Herbert Warren Wind Dead at 88

By Associated PressJune 1, 2005, 4:00 pm
Herbert Warren Wind, the writer who coined the term Amen Corner at Augusta National, died Monday. He was 88.
Wind died of pneumonia at a nursing facility in Bedford, Mass., said his nephew, writer Bill Scheft.
Wind, a master of exquisite golf prose for more than four decades, was renowned for his lengthy profiles'he wrote longhand and in pencil'during two stints with The New Yorker (1948-53, 1960-90) and for Sports Illustrated (1954-60).
He was a great historian of the game and a terrific writer, Jack Nicklaus said Tuesday, moments after finishing a practice round at his Memorial Tournament. You look back on how golf has been written over the years and there have been three or four guys who really stood above the rest. He was certainly one of them.
The Masters was an annual stop for Wind, who traveled the world profiling the legendary players and moments in the sport. While working for Sports Illustrated in 1958, he dubbed the 11th, 12th and 13th holes at Augusta National as Amen Corner.
Herbert Warren Wind was one of the greatest golf writers that ever lived, Masters chairman Hootie Johnson said. For many years, he wrote wonderful stories about the Masters and the players that competed in the tournament.
He was on a first-name basis with the legends of the game: Bobby Jones, Sam Snead, Gene Sarazen, Nicklaus and Ben Hogan.
Wind considered Hogan the best player ever, and teamed with him to write the still-popular instruction book Five Lessons: The Modern Fundamentals of Golf.
The writer also thought the duel between Nicklaus and Tom Watson in the 1977 British Open at Turnberry was the most stirring tournament he ever witnessed.
Wind wrote with a fluid, graceful style'and he seldom wrote anything that wasnt several thousand words long.
I needed 5,000 words to clear my throat, he once joked.
His copy set him apart from others, as did his appearance.
We walked a lot of golf courses together, said Kaye Kessler, a fellow golf writer. He always had his walking stick, always wore a tie, and always had on a tweed jacket'even in the hottest months of the year when he was at the U.S. Open. He never went anywhere without that walking stick.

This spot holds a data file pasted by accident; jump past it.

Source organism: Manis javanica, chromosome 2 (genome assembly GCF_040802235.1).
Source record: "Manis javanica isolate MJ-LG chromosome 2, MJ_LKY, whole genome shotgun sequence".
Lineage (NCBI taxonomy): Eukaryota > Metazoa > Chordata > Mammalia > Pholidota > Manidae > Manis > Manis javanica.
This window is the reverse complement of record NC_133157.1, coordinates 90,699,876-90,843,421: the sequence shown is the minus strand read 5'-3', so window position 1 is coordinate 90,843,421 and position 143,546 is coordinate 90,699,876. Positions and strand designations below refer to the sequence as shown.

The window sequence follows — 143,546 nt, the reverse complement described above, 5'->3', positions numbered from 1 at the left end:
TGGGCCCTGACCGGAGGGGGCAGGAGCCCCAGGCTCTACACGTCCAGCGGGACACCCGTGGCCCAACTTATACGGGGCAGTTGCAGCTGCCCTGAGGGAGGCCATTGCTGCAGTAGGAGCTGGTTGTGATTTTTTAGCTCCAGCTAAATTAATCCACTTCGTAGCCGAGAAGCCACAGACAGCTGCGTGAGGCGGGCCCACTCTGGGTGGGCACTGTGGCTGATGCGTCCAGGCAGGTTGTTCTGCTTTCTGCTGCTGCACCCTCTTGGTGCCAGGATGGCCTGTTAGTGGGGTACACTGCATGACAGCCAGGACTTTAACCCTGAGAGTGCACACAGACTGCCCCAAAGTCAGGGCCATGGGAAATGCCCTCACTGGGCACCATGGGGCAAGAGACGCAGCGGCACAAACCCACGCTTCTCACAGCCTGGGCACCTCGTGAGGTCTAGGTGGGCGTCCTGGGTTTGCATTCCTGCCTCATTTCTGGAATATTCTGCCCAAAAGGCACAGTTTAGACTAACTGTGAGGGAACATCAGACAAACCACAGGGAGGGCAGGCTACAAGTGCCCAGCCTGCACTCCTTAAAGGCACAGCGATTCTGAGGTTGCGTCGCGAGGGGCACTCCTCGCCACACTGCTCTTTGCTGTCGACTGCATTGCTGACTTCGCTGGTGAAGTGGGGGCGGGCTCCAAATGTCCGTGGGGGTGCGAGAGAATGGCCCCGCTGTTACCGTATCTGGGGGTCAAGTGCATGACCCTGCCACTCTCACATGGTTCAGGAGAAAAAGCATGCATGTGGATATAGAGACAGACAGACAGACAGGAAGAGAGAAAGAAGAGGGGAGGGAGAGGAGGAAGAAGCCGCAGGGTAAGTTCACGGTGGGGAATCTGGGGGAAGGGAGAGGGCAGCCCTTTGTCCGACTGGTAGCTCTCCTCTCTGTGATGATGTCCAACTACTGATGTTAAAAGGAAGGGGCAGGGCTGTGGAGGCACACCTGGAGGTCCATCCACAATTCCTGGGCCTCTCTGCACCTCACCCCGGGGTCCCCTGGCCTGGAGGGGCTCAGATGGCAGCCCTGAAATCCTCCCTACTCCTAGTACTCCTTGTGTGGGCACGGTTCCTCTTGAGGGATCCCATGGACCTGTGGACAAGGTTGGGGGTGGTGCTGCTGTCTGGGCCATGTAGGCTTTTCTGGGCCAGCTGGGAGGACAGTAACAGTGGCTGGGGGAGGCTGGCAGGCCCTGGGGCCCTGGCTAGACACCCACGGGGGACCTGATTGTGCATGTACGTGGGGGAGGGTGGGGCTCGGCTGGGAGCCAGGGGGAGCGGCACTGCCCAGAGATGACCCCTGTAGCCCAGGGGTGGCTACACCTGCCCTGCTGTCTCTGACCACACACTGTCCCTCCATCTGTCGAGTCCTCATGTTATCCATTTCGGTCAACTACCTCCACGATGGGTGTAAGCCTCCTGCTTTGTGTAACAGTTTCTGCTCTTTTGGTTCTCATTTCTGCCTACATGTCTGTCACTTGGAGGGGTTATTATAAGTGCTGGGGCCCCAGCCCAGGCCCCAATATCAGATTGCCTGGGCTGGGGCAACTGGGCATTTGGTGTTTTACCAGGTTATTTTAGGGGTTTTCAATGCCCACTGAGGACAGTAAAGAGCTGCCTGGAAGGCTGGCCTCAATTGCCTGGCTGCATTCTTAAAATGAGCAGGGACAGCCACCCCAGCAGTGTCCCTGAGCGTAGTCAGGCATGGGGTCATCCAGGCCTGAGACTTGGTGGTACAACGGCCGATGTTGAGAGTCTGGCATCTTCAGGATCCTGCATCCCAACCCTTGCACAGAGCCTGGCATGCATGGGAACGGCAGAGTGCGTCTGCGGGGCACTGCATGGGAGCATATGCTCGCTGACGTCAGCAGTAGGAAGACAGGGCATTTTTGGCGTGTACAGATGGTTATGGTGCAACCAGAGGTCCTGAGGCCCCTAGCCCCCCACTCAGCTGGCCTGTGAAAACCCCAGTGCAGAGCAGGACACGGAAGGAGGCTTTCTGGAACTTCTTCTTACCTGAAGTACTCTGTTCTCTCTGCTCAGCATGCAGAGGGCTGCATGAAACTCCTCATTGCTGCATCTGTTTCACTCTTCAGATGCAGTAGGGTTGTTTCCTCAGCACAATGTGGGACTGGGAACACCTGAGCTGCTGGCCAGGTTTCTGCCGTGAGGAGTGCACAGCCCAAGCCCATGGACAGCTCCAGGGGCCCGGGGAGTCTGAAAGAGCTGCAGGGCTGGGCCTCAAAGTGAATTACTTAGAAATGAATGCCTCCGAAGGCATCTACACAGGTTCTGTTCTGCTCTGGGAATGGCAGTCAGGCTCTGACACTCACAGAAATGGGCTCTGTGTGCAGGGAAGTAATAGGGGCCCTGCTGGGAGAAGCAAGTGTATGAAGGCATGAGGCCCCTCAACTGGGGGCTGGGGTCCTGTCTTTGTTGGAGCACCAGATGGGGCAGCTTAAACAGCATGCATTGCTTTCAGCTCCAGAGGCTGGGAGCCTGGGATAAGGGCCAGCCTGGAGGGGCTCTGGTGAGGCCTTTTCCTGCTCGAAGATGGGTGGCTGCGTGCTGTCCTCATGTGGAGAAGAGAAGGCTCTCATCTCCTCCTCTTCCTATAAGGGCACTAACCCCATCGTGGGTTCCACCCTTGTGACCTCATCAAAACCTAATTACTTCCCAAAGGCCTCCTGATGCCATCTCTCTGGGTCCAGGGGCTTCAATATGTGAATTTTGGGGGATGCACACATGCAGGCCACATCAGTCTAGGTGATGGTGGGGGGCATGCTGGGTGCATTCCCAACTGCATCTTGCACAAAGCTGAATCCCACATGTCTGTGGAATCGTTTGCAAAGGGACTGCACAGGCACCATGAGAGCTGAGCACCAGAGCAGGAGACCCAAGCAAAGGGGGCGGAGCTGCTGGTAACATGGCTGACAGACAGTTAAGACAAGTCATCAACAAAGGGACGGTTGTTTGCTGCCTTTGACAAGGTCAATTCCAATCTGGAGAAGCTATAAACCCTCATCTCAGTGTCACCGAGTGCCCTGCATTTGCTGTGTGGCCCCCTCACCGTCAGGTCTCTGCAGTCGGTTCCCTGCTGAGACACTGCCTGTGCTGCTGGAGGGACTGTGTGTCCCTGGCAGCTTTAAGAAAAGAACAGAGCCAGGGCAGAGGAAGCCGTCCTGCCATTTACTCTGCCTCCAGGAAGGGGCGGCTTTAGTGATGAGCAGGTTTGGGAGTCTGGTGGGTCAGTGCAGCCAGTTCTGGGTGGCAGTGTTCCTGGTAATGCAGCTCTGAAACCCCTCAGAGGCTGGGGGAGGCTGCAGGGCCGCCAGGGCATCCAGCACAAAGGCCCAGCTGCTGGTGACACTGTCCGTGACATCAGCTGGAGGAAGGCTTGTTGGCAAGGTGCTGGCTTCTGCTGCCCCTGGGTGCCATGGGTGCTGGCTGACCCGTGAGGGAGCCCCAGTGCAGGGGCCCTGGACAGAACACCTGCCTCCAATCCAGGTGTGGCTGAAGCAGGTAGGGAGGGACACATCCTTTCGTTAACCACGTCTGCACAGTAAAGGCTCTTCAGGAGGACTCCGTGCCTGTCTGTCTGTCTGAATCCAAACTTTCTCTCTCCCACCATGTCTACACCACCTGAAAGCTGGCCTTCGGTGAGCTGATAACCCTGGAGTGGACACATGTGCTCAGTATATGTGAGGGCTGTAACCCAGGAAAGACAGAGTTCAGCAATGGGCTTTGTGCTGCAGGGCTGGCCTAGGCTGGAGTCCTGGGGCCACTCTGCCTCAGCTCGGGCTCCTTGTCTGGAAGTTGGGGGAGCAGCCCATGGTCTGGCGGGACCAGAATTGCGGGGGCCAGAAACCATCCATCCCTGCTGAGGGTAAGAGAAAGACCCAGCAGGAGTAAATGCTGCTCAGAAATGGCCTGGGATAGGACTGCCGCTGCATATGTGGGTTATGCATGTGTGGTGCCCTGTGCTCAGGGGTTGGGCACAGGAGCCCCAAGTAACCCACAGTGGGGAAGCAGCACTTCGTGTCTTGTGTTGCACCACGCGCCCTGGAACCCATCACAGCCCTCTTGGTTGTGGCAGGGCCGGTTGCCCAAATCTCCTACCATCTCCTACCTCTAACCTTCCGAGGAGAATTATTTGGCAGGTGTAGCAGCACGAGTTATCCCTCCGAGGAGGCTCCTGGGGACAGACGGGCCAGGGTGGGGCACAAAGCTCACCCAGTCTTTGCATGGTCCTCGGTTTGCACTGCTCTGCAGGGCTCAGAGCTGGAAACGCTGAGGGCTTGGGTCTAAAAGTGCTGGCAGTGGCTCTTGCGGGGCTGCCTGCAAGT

The second of six children born to a tanner in Brockton, Wind graduated from Yale and received his masters degree from Cambridge. He had played golf as a youngster at Thorny Lea Golf Course in his hometown, but fell in love with the game during his time in England.
In addition to his writing, he also spent two years as an associate producer of Shells Wonderful World of Golf.
A fine player himself, he competed in the 1950 British Amateur.
During his years at The New Yorker, he also profiled architects, politicians, writers and social figures.
Among the many young writers he encouraged was his nephew.
Scheft, former head monologue writer for Late Show with David Letterman, now has his own comedy column in Sports Illustrated.
He was a great writer and an even better man, Scheft said. He was the biggest, biggest influence in my professional career. He showed me the possibility of a writers life.
Wind never married, spending his time writing, painting and traveling when he wasnt going around the globe to cover golf.
He was very much the intellectual, Nicklaus said. Herb was a great guy. I liked him a lot. Its a great loss.
Copyright 2005 Associated Press. All rights reserved. This material may not be published, broadcast, rewritten or redistributed.

Rose (62) sets blistering pace in Indonesia

By Associated PressDecember 14, 2017, 3:06 pm

JAKARTA, Indonesia – Justin Rose shot a 10-under 62 Thursday to take a two-stroke lead after the first round of the Indonesian Masters.

Rose, starting on the back nine at Royale Jakarta Golf Club, had five birdies to go out in 31, then birdied four of five holes midway through his final nine and another birdie on his last hole in the $750,000 tournament.

Full-field scores from the Indonesian Masters

Gunn Charoenkul (64) was in second place and Kim Giwhan and Phachara Khongwatmai (both 65) were tied for third.